|Publication number||US6990311 B2|
|Application number||US 10/397,560|
|Publication date||Jan 24, 2006|
|Filing date||Mar 26, 2003|
|Priority date||Mar 26, 2003|
|Also published as||DE102004014202A1, US20040190961|
|Publication number||10397560, 397560, US 6990311 B2, US 6990311B2, US-B2-6990311, US6990311 B2, US6990311B2|
|Inventors||Norman Conrad Pyle, Randall Jay Briggs|
|Original Assignee||Hewlett-Packard Development Company, L.P.|
|Export Citation||BiBTeX, EndNote, RefMan|
|Patent Citations (22), Non-Patent Citations (1), Referenced by (7), Classifications (8), Legal Events (6)|
|External Links: USPTO, USPTO Assignment, Espacenet|
The present invention generally relates to imaging of media, and more particularly to limiting media movement on an imaging apparatuses.
A basic format for different types of devices that capture images on a sheet of paper or other media include an imaging surface (referred to herein as a “platen”), e.g., a surface of a glass plate or a PLEXIGLAS® plate or a plate of other composition, adjacent which a medium, e.g., sheet of paper or other object, can be manually positioned for image processing. Such devices, which include copiers, scanners, facsimile machines, printers, and other document imaging apparatuses, often include a hinged lid or other movable surface adapted to come into contact with at least a portion of the medium placed adjacent the platen. The lid may be moved away from the platen (opened) to facilitate positioning media adjacent the platen, and the hinged lid also may be moved against media positioned adjacent the platen (closed) to maintain media in fixed positions during image scanning. However, when the lid or other movable surface is opened or closed adjacent an imaging surface resultant variations in ambient air pressure are brought about by the lid movement in the space adjacent the imaging surface. If a sheet of paper or other light-weight medium has been placed adjacent the platen, the induced ambient air pressure variations including partial vacuums that are caused by air pressure currents may result in the medium being moved from a desired position or even away from the platen.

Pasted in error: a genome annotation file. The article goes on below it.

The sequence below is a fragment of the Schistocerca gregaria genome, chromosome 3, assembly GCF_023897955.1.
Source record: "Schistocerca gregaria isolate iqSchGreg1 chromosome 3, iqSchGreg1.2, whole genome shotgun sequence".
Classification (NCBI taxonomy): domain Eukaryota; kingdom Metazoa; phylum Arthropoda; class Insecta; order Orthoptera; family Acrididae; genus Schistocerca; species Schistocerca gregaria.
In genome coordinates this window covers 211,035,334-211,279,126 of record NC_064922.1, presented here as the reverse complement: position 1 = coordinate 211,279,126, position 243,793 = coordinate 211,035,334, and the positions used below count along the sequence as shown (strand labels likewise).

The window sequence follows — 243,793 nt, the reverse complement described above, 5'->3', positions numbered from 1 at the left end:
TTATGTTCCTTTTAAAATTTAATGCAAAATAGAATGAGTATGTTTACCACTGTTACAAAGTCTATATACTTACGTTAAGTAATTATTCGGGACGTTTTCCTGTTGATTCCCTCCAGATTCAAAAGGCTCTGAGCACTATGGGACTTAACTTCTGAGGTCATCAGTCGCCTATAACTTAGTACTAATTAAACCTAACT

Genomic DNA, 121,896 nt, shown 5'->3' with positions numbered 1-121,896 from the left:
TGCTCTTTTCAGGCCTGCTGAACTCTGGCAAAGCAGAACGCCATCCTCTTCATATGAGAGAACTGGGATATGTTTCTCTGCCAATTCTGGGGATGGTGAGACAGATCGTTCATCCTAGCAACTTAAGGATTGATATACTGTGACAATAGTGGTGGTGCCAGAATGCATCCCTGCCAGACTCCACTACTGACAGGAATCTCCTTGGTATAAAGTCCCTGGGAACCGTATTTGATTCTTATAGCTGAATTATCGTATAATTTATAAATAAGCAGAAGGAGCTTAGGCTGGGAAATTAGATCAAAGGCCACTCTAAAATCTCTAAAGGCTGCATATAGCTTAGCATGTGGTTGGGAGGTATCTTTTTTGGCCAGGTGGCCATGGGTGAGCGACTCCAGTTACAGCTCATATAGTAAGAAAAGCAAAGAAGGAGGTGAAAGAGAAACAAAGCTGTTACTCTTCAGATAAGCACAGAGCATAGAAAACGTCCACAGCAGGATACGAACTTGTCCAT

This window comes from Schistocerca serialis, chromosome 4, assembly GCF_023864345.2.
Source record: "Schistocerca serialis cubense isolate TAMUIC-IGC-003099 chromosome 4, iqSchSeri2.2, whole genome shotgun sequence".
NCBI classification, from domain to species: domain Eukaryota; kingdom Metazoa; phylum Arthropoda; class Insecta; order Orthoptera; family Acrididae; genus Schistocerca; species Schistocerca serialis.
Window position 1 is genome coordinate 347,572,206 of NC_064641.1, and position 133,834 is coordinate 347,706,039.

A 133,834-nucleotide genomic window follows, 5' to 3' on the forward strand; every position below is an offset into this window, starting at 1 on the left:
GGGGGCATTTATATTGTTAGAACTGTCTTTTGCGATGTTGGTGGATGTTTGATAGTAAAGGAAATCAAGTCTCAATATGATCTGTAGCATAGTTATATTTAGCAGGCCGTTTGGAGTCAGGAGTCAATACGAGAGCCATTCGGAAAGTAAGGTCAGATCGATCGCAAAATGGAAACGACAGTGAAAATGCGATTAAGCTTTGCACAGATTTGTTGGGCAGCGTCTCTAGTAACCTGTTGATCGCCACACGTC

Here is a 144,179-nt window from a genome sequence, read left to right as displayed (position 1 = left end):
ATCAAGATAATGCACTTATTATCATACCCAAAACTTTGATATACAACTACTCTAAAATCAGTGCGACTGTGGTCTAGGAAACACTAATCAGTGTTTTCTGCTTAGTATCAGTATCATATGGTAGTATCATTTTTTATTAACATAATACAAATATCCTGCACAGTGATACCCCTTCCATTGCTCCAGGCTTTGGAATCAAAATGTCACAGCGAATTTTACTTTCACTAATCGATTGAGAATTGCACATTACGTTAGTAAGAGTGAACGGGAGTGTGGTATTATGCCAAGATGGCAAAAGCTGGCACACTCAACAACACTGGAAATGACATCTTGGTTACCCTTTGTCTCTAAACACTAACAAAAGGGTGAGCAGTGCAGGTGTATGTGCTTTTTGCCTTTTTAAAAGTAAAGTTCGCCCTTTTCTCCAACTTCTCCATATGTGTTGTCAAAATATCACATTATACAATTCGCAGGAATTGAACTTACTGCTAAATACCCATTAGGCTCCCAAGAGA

In the instance of moving a lid toward a previously-positioned medium, the produced variations in ambient air pressure may cause the medium to move so that resultant processed images are skewed or not centered at an operator-selected position. Because scanned images are now predominately digitized, software has been written to adjust scanned images for reproduction by rotation to correct for angular misalignments of media being scanned. Utilization of such software, however, increases cost and time for image processing and also system complexity.
When an imaging apparatus lid is opened, a medium previously positioned adjacent the platen may be moved away from the platen by induced ambient air pressure variations that can include creation of a partial vacuum about the medium. If, as a result of the lid being opened, the medium is thereby caused to be moved away from the platen and adjacent the moving lid, the medium can be moved sufficiently far from the platen to have it fall off the imaging apparatus. Old or otherwise delicate documents, for example, can be damaged by so falling off an imaging apparatus.
Clip type retainers have been attached to lid surfaces to preclude media from falling off imaging devices. An operator first would use the clip to attach a medium to be imaged to the lid. Then the operator would move the lid with the attached medium to be adjacent an imaging surface. When the lid with the attached medium is opened, the medium could be removed from the lid by releasing the clip from the medium. All of these operations, including being sure that the clipped medium is moved by the lid onto a correct position on an imaging surface, increase the time and effort required of an operator in scanning an image. Other unavoidable problems associated with using clips attached to imaging apparatuses—whether to lids or adjacent platens—are that clips, which must be flexed to attach or release media, will wear out and even break. Moreover, the use of such clips can obscure portions of the image to be processed.